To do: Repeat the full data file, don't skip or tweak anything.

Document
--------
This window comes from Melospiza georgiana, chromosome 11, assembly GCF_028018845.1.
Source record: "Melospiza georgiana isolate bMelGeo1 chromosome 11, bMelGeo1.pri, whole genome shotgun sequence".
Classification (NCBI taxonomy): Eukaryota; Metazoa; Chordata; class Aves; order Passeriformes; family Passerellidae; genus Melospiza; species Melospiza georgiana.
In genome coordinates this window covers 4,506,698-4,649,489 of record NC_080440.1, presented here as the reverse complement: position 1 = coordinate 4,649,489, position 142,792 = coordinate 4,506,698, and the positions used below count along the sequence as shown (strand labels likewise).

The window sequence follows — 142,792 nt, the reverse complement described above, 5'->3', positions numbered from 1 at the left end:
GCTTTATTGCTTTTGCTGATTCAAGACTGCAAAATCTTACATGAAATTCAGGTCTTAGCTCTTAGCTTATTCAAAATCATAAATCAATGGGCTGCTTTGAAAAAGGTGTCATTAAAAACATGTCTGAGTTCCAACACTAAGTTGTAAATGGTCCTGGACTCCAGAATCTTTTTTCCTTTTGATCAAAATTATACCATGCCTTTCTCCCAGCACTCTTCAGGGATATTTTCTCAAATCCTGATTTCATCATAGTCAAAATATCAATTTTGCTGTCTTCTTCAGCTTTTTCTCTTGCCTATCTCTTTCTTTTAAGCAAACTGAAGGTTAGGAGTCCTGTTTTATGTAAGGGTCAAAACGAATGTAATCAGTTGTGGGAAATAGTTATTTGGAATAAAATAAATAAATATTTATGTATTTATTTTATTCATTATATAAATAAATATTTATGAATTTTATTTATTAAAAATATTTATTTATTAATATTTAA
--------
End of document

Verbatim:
This window comes from Melospiza georgiana, chromosome 11, assembly GCF_028018845.1.
Source record: "Melospiza georgiana isolate bMelGeo1 chromosome 11, bMelGeo1.pri, whole genome shotgun sequence".
Classification (NCBI taxonomy): Eukaryota; Metazoa; Chordata; class Aves; order Passeriformes; family Passerellidae; genus Melospiza; species Melospiza georgiana.
In genome coordinates this window covers 4,506,698-4,649,489 of record NC_080440.1, presented here as the reverse complement: position 1 = coordinate 4,649,489, position 142,792 = coordinate 4,506,698, and the positions used below count along the sequence as shown (strand labels likewise).

The window sequence follows — 142,792 nt, the reverse complement described above, 5'->3', positions numbered from 1 at the left end:
GCTTTATTGCTTTTGCTGATTCAAGACTGCAAAATCTTACATGAAATTCAGGTCTTAGCTCTTAGCTTATTCAAAATCATAAATCAATGGGCTGCTTTGAAAAAGGTGTCATTAAAAACATGTCTGAGTTCCAACACTAAGTTGTAAATGGTCCTGGACTCCAGAATCTTTTTTCCTTTTGATCAAAATTATACCATGCCTTTCTCCCAGCACTCTTCAGGGATATTTTCTCAAATCCTGATTTCATCATAGTCAAAATATCAATTTTGCTGTCTTCTTCAGCTTTTTCTCTTGCCTATCTCTTTCTTTTAAGCAAACTGAAGGTTAGGAGTCCTGTTTTATGTAAGGGTCAAAACGAATGTAATCAGTTGTGGGAAATAGTTATTTGGAATAAAATAAATAAATATTTATGTATTTATTTTATTCATTATATAAATAAATATTTATGAATTTTATTTATTAAAAATATTTATTTATTAATATTTAA